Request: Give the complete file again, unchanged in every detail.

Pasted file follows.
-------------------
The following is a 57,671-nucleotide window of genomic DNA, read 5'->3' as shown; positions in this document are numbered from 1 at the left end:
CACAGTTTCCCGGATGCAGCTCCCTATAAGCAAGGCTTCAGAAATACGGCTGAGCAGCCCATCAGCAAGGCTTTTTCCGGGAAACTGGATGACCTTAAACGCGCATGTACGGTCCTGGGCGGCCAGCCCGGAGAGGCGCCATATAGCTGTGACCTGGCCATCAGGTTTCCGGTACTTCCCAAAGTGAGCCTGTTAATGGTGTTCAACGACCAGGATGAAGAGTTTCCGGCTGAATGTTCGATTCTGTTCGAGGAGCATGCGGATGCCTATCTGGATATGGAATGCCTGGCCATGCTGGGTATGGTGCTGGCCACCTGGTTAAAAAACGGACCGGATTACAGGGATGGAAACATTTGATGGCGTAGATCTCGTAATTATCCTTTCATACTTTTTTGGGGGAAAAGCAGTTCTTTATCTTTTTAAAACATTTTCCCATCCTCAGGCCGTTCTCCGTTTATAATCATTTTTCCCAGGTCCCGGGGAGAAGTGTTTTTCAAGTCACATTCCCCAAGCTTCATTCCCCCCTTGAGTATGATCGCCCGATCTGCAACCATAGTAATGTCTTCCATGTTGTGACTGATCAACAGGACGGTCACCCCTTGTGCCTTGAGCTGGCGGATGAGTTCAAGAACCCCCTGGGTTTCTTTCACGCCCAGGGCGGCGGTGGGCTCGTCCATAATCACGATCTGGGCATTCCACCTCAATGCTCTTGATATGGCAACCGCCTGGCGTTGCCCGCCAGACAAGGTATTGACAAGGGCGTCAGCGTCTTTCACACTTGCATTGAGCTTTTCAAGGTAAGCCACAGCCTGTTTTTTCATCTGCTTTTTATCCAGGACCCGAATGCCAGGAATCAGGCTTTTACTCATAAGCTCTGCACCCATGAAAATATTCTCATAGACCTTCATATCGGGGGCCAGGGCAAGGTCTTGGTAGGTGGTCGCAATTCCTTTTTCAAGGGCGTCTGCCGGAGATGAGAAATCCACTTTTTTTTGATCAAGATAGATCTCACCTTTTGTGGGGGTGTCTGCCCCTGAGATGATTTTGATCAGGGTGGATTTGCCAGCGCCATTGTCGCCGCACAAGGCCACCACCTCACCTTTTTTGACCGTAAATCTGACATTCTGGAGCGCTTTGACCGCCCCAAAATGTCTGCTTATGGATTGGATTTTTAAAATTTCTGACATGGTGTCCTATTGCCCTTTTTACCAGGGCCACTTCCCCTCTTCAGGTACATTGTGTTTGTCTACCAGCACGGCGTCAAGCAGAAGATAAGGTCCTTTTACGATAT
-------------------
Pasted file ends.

The following is a 57,671-nucleotide window of genomic DNA, read 5'->3' as shown; positions in this document are numbered from 1 at the left end:
CACAGTTTCCCGGATGCAGCTCCCTATAAGCAAGGCTTCAGAAATACGGCTGAGCAGCCCATCAGCAAGGCTTTTTCCGGGAAACTGGATGACCTTAAACGCGCATGTACGGTCCTGGGCGGCCAGCCCGGAGAGGCGCCATATAGCTGTGACCTGGCCATCAGGTTTCCGGTACTTCCCAAAGTGAGCCTGTTAATGGTGTTCAACGACCAGGATGAAGAGTTTCCGGCTGAATGTTCGATTCTGTTCGAGGAGCATGCGGATGCCTATCTGGATATGGAATGCCTGGCCATGCTGGGTATGGTGCTGGCCACCTGGTTAAAAAACGGACCGGATTACAGGGATGGAAACATTTGATGGCGTAGATCTCGTAATTATCCTTTCATACTTTTTTGGGGGAAAAGCAGTTCTTTATCTTTTTAAAACATTTTCCCATCCTCAGGCCGTTCTCCGTTTATAATCATTTTTCCCAGGTCCCGGGGAGAAGTGTTTTTCAAGTCACATTCCCCAAGCTTCATTCCCCCCTTGAGTATGATCGCCCGATCTGCAACCATAGTAATGTCTTCCATGTTGTGACTGATCAACAGGACGGTCACCCCTTGTGCCTTGAGCTGGCGGATGAGTTCAAGAACCCCCTGGGTTTCTTTCACGCCCAGGGCGGCGGTGGGCTCGTCCATAATCACGATCTGGGCATTCCACCTCAATGCTCTTGATATGGCAACCGCCTGGCGTTGCCCGCCAGACAAGGTATTGACAAGGGCGTCAGCGTCTTTCACACTTGCATTGAGCTTTTCAAGGTAAGCCACAGCCTGTTTTTTCATCTGCTTTTTATCCAGGACCCGAATGCCAGGAATCAGGCTTTTACTCATAAGCTCTGCACCCATGAAAATATTCTCATAGACCTTCATATCGGGGGCCAGGGCAAGGTCTTGGTAGGTGGTCGCAATTCCTTTTTCAAGGGCGTCTGCCGGAGATGAGAAATCCACTTTTTTTTGATCAAGATAGATCTCACCTTTTGTGGGGGTGTCTGCCCCTGAGATGATTTTGATCAGGGTGGATTTGCCAGCGCCATTGTCGCCGCACAAGGCCACCACCTCACCTTTTTTGACCGTAAATCTGACATTCTGGAGCGCTTTGACCGCCCCAAAATGTCTGCTTATGGATTGGATTTTTAAAATTTCTGACATGGTGTCCTATTGCCCTTTTTACCAGGGCCACTTCCCCTCTTCAGGTACATTGTGTTTGTCTACCAGCACGGCGTCAAGCAGAAGATAAGGTCCTTTTACGATAT